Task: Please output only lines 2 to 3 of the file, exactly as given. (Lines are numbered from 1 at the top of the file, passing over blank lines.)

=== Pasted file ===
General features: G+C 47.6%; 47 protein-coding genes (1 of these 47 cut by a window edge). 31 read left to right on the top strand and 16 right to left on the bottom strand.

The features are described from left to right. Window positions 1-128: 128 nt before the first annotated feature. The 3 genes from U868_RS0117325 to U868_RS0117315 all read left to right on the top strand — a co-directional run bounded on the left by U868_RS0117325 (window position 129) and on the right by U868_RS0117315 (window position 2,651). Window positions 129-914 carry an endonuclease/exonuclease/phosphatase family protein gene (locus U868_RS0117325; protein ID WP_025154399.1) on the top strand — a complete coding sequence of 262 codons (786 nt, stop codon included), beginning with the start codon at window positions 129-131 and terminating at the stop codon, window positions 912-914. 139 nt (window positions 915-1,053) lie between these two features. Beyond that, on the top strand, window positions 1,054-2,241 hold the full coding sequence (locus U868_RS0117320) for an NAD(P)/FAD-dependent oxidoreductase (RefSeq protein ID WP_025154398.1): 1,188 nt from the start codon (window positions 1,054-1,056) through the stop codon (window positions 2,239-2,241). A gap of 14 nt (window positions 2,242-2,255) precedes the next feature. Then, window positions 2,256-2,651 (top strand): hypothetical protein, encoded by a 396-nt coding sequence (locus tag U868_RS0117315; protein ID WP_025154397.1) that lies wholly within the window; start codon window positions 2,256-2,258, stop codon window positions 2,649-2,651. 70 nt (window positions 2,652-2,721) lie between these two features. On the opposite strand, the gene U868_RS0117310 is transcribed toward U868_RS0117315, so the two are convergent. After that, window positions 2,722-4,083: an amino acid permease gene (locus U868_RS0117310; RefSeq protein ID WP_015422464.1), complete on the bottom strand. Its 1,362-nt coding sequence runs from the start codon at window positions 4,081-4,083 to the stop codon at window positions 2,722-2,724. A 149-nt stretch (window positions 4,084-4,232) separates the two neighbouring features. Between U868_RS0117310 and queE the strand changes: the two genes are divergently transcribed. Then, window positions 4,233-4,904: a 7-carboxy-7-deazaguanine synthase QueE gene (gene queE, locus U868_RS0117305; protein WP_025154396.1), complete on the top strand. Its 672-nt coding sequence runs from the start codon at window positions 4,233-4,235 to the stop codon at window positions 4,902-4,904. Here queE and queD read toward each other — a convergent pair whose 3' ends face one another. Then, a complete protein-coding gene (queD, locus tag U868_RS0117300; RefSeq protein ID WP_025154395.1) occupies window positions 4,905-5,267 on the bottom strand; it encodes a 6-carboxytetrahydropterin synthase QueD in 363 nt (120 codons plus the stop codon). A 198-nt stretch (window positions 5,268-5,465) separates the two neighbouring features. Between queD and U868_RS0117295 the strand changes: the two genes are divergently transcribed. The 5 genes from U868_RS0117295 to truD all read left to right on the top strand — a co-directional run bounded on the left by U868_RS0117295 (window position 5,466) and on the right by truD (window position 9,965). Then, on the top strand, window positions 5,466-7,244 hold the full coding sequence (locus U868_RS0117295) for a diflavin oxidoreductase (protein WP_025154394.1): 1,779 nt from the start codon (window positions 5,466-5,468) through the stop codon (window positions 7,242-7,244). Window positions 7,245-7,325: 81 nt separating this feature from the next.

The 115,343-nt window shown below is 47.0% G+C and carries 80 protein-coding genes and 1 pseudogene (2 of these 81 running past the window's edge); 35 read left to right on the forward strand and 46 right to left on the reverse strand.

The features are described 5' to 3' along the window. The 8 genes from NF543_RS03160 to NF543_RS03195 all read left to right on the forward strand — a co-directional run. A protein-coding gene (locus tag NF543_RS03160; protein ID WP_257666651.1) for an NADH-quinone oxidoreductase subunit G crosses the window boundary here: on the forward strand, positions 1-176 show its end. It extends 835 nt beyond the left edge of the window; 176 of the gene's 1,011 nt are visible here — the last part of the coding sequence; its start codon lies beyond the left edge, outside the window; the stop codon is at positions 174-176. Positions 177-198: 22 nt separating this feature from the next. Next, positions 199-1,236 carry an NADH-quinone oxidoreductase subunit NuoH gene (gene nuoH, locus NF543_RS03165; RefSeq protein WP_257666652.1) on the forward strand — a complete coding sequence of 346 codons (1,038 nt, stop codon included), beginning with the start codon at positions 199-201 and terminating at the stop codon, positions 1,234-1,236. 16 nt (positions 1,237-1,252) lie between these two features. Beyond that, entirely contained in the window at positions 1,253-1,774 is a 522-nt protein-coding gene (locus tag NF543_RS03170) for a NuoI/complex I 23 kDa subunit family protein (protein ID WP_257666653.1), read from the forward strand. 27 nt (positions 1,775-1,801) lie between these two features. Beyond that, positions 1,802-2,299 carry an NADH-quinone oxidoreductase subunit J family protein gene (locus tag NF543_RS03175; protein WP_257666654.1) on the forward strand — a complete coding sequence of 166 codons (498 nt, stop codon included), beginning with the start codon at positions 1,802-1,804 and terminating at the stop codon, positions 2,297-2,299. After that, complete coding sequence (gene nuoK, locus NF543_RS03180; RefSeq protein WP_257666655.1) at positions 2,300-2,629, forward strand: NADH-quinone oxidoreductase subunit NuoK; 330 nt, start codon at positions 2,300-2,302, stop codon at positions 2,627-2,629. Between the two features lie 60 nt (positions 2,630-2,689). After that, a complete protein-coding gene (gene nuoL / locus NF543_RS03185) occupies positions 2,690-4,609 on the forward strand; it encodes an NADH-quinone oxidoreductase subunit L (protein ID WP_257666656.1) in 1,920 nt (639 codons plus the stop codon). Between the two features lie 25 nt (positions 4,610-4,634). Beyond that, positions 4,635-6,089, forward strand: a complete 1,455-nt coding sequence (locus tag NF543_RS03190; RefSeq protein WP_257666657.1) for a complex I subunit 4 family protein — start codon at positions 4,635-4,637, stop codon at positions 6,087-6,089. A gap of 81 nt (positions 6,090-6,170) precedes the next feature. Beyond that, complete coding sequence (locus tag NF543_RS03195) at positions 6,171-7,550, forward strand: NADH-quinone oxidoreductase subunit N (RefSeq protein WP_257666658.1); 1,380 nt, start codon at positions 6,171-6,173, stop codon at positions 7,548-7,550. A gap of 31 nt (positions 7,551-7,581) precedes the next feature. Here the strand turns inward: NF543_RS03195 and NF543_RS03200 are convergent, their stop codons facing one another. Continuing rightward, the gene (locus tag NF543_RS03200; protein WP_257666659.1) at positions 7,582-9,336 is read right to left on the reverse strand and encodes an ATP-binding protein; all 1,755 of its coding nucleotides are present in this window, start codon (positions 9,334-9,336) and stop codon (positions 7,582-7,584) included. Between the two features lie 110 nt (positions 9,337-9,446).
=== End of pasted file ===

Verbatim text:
The features are described from left to right. Window positions 1-128: 128 nt before the first annotated feature. The 3 genes from U868_RS0117325 to U868_RS0117315 all read left to right on the top strand — a co-directional run bounded on the left by U868_RS0117325 (window position 129) and on the right by U868_RS0117315 (window position 2,651). Window positions 129-914 carry an endonuclease/exonuclease/phosphatase family protein gene (locus U868_RS0117325; protein ID WP_025154399.1) on the top strand — a complete coding sequence of 262 codons (786 nt, stop codon included), beginning with the start codon at window positions 129-131 and terminating at the stop codon, window positions 912-914. 139 nt (window positions 915-1,053) lie between these two features. Beyond that, on the top strand, window positions 1,054-2,241 hold the full coding sequence (locus U868_RS0117320) for an NAD(P)/FAD-dependent oxidoreductase (RefSeq protein ID WP_025154398.1): 1,188 nt from the start codon (window positions 1,054-1,056) through the stop codon (window positions 2,239-2,241). A gap of 14 nt (window positions 2,242-2,255) precedes the next feature. Then, window positions 2,256-2,651 (top strand): hypothetical protein, encoded by a 396-nt coding sequence (locus tag U868_RS0117315; protein ID WP_025154397.1) that lies wholly within the window; start codon window positions 2,256-2,258, stop codon window positions 2,649-2,651. 70 nt (window positions 2,652-2,721) lie between these two features. On the opposite strand, the gene U868_RS0117310 is transcribed toward U868_RS0117315, so the two are convergent. After that, window positions 2,722-4,083: an amino acid permease gene (locus U868_RS0117310; RefSeq protein ID WP_015422464.1), complete on the bottom strand. Its 1,362-nt coding sequence runs from the start codon at window positions 4,081-4,083 to the stop codon at window positions 2,722-2,724. A 149-nt stretch (window positions 4,084-4,232) separates the two neighbouring features. Between U868_RS0117310 and queE the strand changes: the two genes are divergently transcribed. Then, window positions 4,233-4,904: a 7-carboxy-7-deazaguanine synthase QueE gene (gene queE, locus U868_RS0117305; protein WP_025154396.1), complete on the top strand. Its 672-nt coding sequence runs from the start codon at window positions 4,233-4,235 to the stop codon at window positions 4,902-4,904. Here queE and queD read toward each other — a convergent pair whose 3' ends face one another. Then, a complete protein-coding gene (queD, locus tag U868_RS0117300; RefSeq protein ID WP_025154395.1) occupies window positions 4,905-5,267 on the bottom strand; it encodes a 6-carboxytetrahydropterin synthase QueD in 363 nt (120 codons plus the stop codon). A 198-nt stretch (window positions 5,268-5,465) separates the two neighbouring features. Between queD and U868_RS0117295 the strand changes: the two genes are divergently transcribed. The 5 genes from U868_RS0117295 to truD all read left to right on the top strand — a co-directional run bounded on the left by U868_RS0117295 (window position 5,466) and on the right by truD (window position 9,965). Then, on the top strand, window positions 5,466-7,244 hold the full coding sequence (locus U868_RS0117295) for a diflavin oxidoreductase (protein WP_025154394.1): 1,779 nt from the start codon (window positions 5,466-5,468) through the stop codon (window positions 7,242-7,244). Window positions 7,245-7,325: 81 nt separating this feature from the next.

The 115,343-nt window shown below is 47.0% G+C and carries 80 protein-coding genes and 1 pseudogene (2 of these 81 running past the window's edge); 35 read left to right on the forward strand and 46 right to left on the reverse strand.